The new module about public narrative will explore the social and political interests that can offer answers to such questions. These are the kinds of questions we want to encourage our learners to ask, not by cramming facts down their throats, but rather by encouraging them to see—to notice the political ideologies embedded in language, imagery, and stories that avoid confronting injustice. §

Want to advance health equity in your community?

What can you do to advance health equity? Join forces with your local community organizers, and band together with like-minded public health colleagues ready to take action on social injustice. Check out the listserv, Spiritof1848, the social justice caucus of the American Public Health Association.

Want to learn more about the root causes of health inequities?

Explore some of the literature below and connect with NACCHO’s online Roots of Health Inequity course.

About Health Inequity

Krieger, N. (2011). Epidemiology and the people’s health: Theory and context. New York: Oxford University Press.

NACCHO. (2014, May). “Expanding the Boundaries Health Equity and Public Health Practice.”

NACCHO. (2014, May). “Exploring the Roots of Health Inequity: Essays for Reflection.”

NACCHO. (2016, May). “Health Equity: A Charge for Public Health.”

Nathanson, C. A. (2007). Disease prevention as social change: The state, society, and public health in the United States, France, Great Britain, and Canada. New York: Russell Sage Foundation.

Roberts, S. (2009). Infectious fear: Politics, disease, and the health effects of segregation. Chapel Hill: University of North Carolina Press.

Schulz, A. J., & Mullings, L. (2006). Gender, race, class, and health: Intersectional approaches. San Francisco, CA: Jossey-Bass.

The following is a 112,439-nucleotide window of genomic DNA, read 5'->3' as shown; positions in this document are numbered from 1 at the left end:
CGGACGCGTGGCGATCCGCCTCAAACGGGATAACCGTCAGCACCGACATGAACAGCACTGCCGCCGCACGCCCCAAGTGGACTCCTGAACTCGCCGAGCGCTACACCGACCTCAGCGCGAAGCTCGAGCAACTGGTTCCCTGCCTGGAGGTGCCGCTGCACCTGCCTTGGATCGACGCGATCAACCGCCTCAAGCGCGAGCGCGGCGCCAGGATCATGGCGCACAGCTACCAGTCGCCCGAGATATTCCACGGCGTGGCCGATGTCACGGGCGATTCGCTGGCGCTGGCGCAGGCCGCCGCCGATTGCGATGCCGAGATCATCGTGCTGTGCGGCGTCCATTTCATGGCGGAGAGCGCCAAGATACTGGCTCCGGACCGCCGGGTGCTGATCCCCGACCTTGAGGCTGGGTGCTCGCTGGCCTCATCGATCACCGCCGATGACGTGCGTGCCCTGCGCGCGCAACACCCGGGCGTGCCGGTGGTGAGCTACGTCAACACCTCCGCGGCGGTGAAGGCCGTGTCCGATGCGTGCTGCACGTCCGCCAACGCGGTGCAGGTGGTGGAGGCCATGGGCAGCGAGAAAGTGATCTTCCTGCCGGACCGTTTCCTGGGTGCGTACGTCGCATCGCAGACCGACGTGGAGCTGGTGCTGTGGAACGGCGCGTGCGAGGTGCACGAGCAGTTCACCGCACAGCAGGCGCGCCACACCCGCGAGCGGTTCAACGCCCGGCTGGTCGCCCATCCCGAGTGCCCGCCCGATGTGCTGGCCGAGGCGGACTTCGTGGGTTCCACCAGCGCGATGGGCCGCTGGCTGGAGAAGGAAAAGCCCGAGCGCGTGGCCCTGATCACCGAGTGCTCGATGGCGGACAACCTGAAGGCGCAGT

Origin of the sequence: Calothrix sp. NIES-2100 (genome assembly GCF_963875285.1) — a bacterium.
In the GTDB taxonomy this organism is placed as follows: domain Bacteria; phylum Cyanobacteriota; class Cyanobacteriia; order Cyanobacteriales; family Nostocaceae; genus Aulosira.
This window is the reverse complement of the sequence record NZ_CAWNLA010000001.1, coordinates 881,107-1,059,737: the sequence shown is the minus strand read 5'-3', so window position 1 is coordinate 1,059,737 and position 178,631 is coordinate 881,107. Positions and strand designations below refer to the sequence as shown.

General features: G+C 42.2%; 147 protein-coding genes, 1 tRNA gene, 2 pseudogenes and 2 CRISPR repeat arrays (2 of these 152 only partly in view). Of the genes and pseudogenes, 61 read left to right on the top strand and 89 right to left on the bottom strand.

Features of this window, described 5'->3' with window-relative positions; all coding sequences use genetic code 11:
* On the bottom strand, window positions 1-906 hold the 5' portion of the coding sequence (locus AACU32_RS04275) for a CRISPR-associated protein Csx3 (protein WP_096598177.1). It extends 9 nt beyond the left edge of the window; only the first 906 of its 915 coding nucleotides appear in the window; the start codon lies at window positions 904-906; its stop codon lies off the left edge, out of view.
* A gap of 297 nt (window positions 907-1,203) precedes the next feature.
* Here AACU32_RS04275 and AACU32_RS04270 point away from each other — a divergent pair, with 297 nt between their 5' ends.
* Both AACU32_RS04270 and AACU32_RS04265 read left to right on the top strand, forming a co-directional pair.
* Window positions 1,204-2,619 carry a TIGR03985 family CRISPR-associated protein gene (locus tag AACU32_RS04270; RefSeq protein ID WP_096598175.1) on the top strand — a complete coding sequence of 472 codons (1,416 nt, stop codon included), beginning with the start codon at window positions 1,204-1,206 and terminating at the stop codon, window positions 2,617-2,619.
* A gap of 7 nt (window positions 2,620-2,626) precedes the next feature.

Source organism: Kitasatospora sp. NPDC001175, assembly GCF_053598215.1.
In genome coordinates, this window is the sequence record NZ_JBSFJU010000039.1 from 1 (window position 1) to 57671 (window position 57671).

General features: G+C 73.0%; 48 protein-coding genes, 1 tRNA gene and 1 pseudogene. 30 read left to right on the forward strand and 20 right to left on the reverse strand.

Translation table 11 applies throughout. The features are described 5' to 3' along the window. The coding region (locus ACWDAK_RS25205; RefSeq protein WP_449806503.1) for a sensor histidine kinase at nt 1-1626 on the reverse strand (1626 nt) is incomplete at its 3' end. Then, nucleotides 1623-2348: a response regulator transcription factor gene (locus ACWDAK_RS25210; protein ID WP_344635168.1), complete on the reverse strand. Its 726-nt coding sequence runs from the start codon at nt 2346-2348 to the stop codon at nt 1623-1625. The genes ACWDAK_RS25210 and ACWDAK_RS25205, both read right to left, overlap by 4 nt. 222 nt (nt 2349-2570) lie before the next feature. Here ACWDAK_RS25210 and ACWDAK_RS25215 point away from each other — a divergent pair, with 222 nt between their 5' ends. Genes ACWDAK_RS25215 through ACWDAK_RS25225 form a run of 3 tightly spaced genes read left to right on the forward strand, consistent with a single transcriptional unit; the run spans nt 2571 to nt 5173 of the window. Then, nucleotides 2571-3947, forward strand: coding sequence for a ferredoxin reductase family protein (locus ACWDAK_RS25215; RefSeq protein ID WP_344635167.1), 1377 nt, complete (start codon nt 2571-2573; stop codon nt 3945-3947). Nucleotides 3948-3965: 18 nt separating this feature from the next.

Scott-Samuel, A., & Smith, K. E. (2015). Fantasy paradigms of health inequalities: Utopian thinking? Social Theory & Health, vol 15: 1-19.

Schrecker, T., & Bambra, C. (2015). How Politics Makes Us Sick: Neoliberal Epidemics (London: Palgrave-MacMillan).

Critical Pedagogy and Critical Race Theory

Resources to help anyone lay a foundation for anti-racist practice in all aspects of public health work.

Ayers, W., Hunt, J. A., & Quinn, T. (1998). Teaching for social justice: A democracy and education reader. New York: New Press.

Bonilla-Silva, E. (2013). Racism without racists: Color-blind racism and the persistence of racial inequality in America (4th ed.). New York, NY: Rowman & Littlefield.

Haney-López, I. (2014). Dog whistle politics: How coded racial appeals have reinvented racism and wrecked the middle class. New York, NY: Oxford University Press.

Hill, J. H. (2008). The everyday language of white racism. Chichester, U.K.: Wiley-Blackwell.


Richard Hofrichter, PhD, Senior Director, Health Equity and Social Justice Initiatives at the National Association of County and City Health Officials.

Mikhaila Richards, MS, Communications Strategist at the National Coordinating Center for Public Health Training at NNPHI.